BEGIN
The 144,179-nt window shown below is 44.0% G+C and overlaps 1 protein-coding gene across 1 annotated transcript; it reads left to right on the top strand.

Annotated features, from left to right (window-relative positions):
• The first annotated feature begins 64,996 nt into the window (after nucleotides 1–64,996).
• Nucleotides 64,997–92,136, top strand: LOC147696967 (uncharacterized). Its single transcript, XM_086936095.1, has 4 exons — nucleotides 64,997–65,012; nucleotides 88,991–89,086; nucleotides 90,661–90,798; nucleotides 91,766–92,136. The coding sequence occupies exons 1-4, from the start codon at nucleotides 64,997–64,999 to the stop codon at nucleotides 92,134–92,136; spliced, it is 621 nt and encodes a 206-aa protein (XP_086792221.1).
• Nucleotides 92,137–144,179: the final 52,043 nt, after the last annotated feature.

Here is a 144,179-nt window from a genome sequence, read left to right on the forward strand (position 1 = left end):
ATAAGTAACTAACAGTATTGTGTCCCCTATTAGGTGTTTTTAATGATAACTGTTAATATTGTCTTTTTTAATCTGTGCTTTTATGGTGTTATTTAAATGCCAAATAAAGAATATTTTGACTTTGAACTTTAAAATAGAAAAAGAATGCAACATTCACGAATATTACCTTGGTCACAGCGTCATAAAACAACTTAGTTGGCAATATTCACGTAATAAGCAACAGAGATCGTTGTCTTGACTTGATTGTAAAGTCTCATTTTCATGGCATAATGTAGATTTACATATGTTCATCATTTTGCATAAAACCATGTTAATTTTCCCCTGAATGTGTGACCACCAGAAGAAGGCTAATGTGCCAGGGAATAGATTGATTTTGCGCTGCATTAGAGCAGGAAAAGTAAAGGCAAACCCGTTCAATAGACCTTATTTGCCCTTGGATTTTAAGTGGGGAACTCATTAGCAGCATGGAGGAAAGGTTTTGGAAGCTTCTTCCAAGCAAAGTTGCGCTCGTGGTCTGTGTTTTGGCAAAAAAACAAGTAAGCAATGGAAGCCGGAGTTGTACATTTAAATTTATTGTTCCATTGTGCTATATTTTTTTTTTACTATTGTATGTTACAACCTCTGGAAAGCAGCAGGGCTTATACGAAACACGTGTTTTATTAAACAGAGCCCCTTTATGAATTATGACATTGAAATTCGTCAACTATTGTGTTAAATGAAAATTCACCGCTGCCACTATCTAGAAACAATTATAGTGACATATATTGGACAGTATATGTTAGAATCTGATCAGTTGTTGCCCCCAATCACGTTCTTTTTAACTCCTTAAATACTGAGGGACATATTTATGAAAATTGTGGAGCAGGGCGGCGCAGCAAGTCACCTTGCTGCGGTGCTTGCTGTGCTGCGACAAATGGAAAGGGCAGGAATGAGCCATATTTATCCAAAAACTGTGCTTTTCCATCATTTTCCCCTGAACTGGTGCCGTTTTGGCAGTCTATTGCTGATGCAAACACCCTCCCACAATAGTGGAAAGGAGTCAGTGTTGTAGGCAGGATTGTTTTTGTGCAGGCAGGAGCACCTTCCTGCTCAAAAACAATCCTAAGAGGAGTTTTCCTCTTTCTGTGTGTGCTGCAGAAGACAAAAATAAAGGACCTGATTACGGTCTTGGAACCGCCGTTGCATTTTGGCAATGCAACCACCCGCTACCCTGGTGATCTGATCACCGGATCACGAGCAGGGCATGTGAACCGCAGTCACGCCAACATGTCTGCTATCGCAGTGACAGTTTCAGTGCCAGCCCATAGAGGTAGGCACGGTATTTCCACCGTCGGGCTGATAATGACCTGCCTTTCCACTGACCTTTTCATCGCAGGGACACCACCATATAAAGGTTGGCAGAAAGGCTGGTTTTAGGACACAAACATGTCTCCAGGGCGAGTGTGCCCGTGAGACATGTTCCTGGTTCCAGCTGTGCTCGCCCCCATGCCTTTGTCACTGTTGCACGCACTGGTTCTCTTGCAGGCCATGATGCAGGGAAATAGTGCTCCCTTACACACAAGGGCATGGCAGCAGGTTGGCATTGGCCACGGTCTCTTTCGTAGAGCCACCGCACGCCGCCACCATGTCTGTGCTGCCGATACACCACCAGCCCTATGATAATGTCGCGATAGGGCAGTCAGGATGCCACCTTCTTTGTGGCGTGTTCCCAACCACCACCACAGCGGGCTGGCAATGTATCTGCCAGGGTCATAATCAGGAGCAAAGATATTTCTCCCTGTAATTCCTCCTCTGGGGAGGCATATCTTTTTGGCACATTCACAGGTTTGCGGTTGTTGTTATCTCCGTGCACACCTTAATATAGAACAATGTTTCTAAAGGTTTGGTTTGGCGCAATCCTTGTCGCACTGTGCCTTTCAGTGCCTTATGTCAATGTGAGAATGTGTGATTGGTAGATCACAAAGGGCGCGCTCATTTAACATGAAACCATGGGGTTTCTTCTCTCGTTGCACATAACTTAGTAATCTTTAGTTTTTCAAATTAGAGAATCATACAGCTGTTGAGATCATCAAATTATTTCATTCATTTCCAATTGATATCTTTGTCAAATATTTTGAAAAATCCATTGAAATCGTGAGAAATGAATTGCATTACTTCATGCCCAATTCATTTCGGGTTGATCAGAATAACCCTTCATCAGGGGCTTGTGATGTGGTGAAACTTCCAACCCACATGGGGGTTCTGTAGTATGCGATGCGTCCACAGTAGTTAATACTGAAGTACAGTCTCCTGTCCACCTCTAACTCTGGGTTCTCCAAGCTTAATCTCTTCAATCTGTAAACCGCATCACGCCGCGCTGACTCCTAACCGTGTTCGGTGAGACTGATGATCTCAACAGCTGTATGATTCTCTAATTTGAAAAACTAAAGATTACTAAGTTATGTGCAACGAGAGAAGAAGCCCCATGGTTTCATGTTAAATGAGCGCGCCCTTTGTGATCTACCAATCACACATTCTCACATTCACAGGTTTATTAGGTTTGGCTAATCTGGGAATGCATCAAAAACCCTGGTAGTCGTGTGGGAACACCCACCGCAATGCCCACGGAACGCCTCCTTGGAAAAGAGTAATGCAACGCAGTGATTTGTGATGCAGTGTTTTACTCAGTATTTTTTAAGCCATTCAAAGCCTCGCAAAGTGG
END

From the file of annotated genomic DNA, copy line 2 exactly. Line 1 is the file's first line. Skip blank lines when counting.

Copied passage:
Annotated features, from left to right (window-relative positions):